Your crew look restless in the Scythian village. You’re stocked up on provisions and everyone’s swigged kumis. A battle horn blasts and warhorse hooves clatter into enemy turf. It’s time to go raiding! Let’s learn how to play Raiders of Scythia.

How To Go Down In Scythian Raiding History

Raiders of Scythia is a worker placement game for 2-4 players; it also boasts a solo mode. In it, you juggle resource management and build up a crew tableau. It’s a Euro-style strategy game; you’re aiming to outscore your opponents on the victory points track. You earn points throughout by raiding Settlements in neighbouring countries. You earn end-game points by completing Quests (and hoarding excess Plunder). You might also score end-game points according to your tableau of Crew, horses and eagles.

The crux of Raiders of Scythia lies with your solitary worker. You place one worker into a vacant location, performing the action stated there. Then you remove a different worker, already on the board, triggering that action, too. Two actions per turn, then, with turn order going clockwise. The game end triggers in one of two ways. If there are only two (non-raided) Settlements left on the board, or once there are two unclaimed Quests left on the board. After this, everyone gets one more turn. Then it’s time to add up the scores! So: let’s set it up and see how it plays.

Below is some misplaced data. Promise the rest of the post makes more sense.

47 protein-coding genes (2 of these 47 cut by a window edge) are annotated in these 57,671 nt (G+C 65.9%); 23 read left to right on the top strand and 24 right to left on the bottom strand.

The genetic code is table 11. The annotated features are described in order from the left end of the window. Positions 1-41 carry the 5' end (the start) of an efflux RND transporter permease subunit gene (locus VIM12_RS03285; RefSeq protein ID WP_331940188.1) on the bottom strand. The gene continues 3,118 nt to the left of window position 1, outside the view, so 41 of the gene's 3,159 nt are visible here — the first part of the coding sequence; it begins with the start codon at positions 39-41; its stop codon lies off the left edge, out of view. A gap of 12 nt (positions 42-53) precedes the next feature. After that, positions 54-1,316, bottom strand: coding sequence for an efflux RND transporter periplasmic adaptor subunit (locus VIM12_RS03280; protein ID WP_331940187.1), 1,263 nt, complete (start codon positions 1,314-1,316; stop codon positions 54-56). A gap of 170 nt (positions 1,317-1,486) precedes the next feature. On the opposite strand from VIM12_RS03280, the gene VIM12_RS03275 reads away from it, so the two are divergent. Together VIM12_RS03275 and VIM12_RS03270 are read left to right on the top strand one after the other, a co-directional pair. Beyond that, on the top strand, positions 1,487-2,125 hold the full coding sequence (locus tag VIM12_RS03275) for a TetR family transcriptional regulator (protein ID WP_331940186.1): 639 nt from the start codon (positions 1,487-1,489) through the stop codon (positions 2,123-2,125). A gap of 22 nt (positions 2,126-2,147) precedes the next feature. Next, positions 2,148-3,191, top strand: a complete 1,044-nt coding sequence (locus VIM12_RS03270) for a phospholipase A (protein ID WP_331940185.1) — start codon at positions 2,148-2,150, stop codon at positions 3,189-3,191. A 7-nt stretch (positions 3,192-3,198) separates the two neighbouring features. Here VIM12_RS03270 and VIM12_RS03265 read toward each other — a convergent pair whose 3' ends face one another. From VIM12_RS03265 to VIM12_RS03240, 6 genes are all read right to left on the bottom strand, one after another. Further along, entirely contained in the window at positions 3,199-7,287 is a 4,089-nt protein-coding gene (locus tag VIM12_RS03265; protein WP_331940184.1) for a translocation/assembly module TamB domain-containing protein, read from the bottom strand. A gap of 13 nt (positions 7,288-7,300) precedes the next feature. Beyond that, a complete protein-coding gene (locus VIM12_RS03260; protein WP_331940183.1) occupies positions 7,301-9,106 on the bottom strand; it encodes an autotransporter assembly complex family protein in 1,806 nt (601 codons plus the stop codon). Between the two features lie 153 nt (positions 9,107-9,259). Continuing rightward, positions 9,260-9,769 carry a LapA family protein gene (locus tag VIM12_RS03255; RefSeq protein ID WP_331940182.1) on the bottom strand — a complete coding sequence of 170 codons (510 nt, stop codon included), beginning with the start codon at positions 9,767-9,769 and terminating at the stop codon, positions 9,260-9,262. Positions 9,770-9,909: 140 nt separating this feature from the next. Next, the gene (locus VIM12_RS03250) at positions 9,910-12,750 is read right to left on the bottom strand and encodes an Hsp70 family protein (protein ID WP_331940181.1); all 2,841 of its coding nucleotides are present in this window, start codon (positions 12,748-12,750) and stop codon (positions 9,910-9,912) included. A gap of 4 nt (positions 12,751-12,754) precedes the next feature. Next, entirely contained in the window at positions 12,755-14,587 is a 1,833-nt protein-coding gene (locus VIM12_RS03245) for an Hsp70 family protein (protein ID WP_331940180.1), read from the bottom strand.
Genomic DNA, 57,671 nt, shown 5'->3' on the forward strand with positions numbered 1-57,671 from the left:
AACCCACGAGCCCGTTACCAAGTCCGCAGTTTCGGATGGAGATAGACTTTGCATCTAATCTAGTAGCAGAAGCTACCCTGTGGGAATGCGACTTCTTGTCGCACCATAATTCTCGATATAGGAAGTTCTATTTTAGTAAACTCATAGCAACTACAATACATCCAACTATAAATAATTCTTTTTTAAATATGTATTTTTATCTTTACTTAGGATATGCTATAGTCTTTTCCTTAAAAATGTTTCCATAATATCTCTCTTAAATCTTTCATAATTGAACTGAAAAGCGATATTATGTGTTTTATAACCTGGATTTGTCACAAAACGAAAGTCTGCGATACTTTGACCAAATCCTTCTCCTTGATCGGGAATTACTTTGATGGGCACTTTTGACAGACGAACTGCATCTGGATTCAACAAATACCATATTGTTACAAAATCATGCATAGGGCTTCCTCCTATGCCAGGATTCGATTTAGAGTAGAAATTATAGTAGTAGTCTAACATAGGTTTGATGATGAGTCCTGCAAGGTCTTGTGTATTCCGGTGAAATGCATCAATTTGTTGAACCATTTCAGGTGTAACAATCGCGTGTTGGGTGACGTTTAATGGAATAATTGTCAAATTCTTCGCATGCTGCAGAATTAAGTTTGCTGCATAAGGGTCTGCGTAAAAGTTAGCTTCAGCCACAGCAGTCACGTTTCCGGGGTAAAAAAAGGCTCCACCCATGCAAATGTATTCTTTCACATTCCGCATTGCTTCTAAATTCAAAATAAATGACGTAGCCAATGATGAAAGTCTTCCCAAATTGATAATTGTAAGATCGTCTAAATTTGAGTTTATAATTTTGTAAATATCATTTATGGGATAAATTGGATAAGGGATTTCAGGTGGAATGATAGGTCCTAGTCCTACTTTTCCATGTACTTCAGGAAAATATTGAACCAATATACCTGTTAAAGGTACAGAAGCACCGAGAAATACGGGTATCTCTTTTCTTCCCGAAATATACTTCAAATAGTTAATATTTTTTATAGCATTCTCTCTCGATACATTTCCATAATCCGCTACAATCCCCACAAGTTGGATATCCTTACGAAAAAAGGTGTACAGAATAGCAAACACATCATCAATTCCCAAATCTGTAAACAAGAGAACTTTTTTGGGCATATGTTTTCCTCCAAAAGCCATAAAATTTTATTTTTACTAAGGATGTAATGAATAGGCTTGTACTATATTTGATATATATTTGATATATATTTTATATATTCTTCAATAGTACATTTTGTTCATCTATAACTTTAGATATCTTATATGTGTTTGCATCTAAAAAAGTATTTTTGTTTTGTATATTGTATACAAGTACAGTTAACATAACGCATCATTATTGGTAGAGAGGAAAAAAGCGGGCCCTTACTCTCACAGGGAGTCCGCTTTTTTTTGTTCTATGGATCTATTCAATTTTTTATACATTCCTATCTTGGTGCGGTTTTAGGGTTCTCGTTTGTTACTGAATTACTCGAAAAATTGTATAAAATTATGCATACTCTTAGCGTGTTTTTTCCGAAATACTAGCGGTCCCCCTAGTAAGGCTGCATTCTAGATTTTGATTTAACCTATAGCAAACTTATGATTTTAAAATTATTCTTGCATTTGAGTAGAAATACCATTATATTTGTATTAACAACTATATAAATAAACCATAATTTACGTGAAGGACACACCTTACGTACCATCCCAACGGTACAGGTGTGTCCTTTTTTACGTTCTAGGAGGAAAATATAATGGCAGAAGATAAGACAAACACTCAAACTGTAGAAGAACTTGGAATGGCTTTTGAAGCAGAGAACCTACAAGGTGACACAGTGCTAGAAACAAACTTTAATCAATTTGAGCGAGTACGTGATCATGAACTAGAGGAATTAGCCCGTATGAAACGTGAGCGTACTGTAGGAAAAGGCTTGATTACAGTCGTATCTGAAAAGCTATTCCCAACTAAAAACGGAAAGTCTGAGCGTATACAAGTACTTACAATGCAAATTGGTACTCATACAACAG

Set-Up: Look At All That Plunder!

Of the 26 square Quest tiles, place two at random, face-up, in the top-left in the Scythian Village. According to player count, place other Quest tiles face-down, one per space, in the silhouetted Raid Spaces. (In Cimmeria, Assyria, and Persia – not in Greece.) Every pair of Raid Spaces is a ‘Settlement’. Leave the 3+ and 4+ columns empty if playing with fewer players. Return excess Quest Tiles to the box.